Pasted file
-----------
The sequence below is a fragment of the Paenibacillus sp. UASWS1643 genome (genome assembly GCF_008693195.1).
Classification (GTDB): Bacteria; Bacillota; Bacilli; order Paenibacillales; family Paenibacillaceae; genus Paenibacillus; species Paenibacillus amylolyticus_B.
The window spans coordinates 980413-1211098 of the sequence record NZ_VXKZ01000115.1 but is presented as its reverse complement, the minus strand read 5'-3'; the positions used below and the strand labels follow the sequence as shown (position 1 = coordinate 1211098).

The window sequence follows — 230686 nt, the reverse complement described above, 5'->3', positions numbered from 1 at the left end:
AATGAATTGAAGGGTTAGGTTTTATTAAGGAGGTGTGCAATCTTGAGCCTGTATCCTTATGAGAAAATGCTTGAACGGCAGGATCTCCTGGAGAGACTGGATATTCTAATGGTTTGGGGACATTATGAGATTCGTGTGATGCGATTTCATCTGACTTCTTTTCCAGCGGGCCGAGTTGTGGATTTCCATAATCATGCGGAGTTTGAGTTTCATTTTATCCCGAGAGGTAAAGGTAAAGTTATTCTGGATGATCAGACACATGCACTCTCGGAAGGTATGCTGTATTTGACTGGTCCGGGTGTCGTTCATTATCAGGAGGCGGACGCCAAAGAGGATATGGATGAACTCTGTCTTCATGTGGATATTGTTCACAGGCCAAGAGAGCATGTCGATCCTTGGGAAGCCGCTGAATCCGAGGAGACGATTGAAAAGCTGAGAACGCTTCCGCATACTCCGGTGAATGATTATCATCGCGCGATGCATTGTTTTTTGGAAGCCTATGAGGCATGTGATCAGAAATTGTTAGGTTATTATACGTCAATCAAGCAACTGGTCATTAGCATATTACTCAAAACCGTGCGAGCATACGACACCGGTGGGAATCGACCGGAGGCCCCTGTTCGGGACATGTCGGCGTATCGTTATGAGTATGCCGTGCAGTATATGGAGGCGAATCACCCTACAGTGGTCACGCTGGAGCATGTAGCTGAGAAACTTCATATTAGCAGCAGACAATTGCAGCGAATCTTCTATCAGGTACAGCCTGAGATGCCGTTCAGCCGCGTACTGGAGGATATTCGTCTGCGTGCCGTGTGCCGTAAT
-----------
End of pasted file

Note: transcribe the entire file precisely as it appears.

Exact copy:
The sequence below is a fragment of the Paenibacillus sp. UASWS1643 genome (genome assembly GCF_008693195.1).
Classification (GTDB): Bacteria; Bacillota; Bacilli; order Paenibacillales; family Paenibacillaceae; genus Paenibacillus; species Paenibacillus amylolyticus_B.
The window spans coordinates 980413-1211098 of the sequence record NZ_VXKZ01000115.1 but is presented as its reverse complement, the minus strand read 5'-3'; the positions used below and the strand labels follow the sequence as shown (position 1 = coordinate 1211098).

The window sequence follows — 230686 nt, the reverse complement described above, 5'->3', positions numbered from 1 at the left end:
AATGAATTGAAGGGTTAGGTTTTATTAAGGAGGTGTGCAATCTTGAGCCTGTATCCTTATGAGAAAATGCTTGAACGGCAGGATCTCCTGGAGAGACTGGATATTCTAATGGTTTGGGGACATTATGAGATTCGTGTGATGCGATTTCATCTGACTTCTTTTCCAGCGGGCCGAGTTGTGGATTTCCATAATCATGCGGAGTTTGAGTTTCATTTTATCCCGAGAGGTAAAGGTAAAGTTATTCTGGATGATCAGACACATGCACTCTCGGAAGGTATGCTGTATTTGACTGGTCCGGGTGTCGTTCATTATCAGGAGGCGGACGCCAAAGAGGATATGGATGAACTCTGTCTTCATGTGGATATTGTTCACAGGCCAAGAGAGCATGTCGATCCTTGGGAAGCCGCTGAATCCGAGGAGACGATTGAAAAGCTGAGAACGCTTCCGCATACTCCGGTGAATGATTATCATCGCGCGATGCATTGTTTTTTGGAAGCCTATGAGGCATGTGATCAGAAATTGTTAGGTTATTATACGTCAATCAAGCAACTGGTCATTAGCATATTACTCAAAACCGTGCGAGCATACGACACCGGTGGGAATCGACCGGAGGCCCCTGTTCGGGACATGTCGGCGTATCGTTATGAGTATGCCGTGCAGTATATGGAGGCGAATCACCCTACAGTGGTCACGCTGGAGCATGTAGCTGAGAAACTTCATATTAGCAGCAGACAATTGCAGCGAATCTTCTATCAGGTACAGCCTGAGATGCCGTTCAGCCGCGTACTGGAGGATATTCGTCTGCGTGCCGTGTGCCGTAAT